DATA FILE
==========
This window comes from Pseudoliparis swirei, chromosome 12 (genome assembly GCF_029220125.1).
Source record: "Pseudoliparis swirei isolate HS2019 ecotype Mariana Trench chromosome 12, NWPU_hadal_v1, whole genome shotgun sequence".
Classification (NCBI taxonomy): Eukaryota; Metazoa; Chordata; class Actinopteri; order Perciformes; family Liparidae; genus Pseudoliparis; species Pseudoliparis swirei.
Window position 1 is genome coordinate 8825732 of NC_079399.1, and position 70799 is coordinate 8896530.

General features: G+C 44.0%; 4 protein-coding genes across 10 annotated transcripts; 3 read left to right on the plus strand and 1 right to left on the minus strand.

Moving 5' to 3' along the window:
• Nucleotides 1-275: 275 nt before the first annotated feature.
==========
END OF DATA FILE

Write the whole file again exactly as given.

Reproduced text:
This window comes from Pseudoliparis swirei, chromosome 12 (genome assembly GCF_029220125.1).
Source record: "Pseudoliparis swirei isolate HS2019 ecotype Mariana Trench chromosome 12, NWPU_hadal_v1, whole genome shotgun sequence".
Classification (NCBI taxonomy): Eukaryota; Metazoa; Chordata; class Actinopteri; order Perciformes; family Liparidae; genus Pseudoliparis; species Pseudoliparis swirei.
Window position 1 is genome coordinate 8825732 of NC_079399.1, and position 70799 is coordinate 8896530.

General features: G+C 44.0%; 4 protein-coding genes across 10 annotated transcripts; 3 read left to right on the plus strand and 1 right to left on the minus strand.

Moving 5' to 3' along the window:
• Nucleotides 1-275: 275 nt before the first annotated feature.